There are rumblings that war is more likely in this region than it has been in many years, but to ask local residents, it is a time to sow their seeds and put their family roots deeper into the Golan.
At Kibbutz Afik, the mood was festive as members decked the dining room with bright decorations for Hanukkah, which celebrates the miraculous rededication of the Temple in Jerusalem after the Jewish victory over the Syrian-Greek Army in 165 B.C.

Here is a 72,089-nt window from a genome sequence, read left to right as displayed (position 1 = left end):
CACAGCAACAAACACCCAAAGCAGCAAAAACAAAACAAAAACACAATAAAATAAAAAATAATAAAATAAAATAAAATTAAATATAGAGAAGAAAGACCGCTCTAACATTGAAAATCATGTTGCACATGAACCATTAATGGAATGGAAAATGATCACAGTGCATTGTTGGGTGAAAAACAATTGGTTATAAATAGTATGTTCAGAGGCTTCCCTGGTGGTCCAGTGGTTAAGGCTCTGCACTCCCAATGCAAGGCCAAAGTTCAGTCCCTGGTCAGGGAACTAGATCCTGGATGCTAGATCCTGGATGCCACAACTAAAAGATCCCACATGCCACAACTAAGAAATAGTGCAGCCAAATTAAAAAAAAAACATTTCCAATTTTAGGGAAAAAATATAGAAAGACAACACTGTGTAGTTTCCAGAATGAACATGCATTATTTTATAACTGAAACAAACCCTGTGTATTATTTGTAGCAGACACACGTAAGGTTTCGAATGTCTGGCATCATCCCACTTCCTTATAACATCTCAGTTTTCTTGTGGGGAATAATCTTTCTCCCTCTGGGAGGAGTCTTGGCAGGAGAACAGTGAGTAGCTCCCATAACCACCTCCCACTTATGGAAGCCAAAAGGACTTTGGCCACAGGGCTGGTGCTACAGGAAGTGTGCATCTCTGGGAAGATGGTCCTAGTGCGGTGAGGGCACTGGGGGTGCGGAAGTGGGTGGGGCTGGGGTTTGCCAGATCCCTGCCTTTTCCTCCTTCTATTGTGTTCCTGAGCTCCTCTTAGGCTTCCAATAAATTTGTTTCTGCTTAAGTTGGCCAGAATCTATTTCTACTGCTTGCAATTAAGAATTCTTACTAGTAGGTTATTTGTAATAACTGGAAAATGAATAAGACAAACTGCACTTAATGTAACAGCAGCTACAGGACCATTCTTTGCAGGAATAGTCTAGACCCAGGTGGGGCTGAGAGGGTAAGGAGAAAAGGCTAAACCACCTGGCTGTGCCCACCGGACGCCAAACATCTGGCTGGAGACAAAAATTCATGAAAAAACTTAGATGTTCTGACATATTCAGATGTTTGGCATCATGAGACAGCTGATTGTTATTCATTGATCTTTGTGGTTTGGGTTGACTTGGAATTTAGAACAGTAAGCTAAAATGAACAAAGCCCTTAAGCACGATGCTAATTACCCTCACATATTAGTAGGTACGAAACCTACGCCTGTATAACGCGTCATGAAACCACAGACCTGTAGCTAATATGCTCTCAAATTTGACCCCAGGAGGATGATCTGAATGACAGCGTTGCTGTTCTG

Some Israelis say they could again be headed for war with the ancient enemy. Syria says peace can only come if Israel withdraws from these strategic highlands it captured in the 1967 Arab-Israeli War. Government ministers say Israel must beef up its preparedness and its defense spending in light of some analysis that Syrian President Hafez al-Assad, fed up with nearly 30 years of trying to regain the Golan, might opt for a military offensive to try recapture a piece of the Heights. While the late Prime Minister Yitzhak Rabin expressed a willingness to withdraw from the Golan in exchange for peace, Benjamin Netanyahu, the new right-wing premier, says the offer does not stand. The 15,000 Israelis who live here say they're more focused on plans to double their numbers and attract more industry than the threat of war. Yaacov Gabriel, in charge of security on the kibbutz, says that their farming cooperative has been ordered into a state of readiness, just in case. "They asked us to prepare the bomb shelters," Mr. Gabriel says calmly, as he lunches on vegetables grown in the fertile Golan. Most residents say their lives became more secure upon the May election of Mr. Netanyahu. Since then, resident Marla Van Meter says the uncertainty that plagued this region in the past few years has lifted. In a sign of their new confidence, many residents including Ms. Van Meter, have been planting gardens. "You could see people putting in new trees, adding porches to their houses after the elections," she says. "People felt that the immediate threat was over." In another big boost to settlers here, the government this week began selling plots of land for 96 new homes in Katzrin, the largest Jewish settlement. But residents have their own expansion goals. The "Golan 2000" plan aims to spend $15 million to bring in 10,000 new residents. When Van Meter, a California native, moved here 13 years ago, she saw herself and her husband as modern-day pioneers, farming and settling the northern frontier. To her, that image changed quickly when Rabin - after making a breakthrough with the Palestinians in peace talks - began trying to reach a deal with Syria, too. In response, residents embarked on a big public-relations campaign. …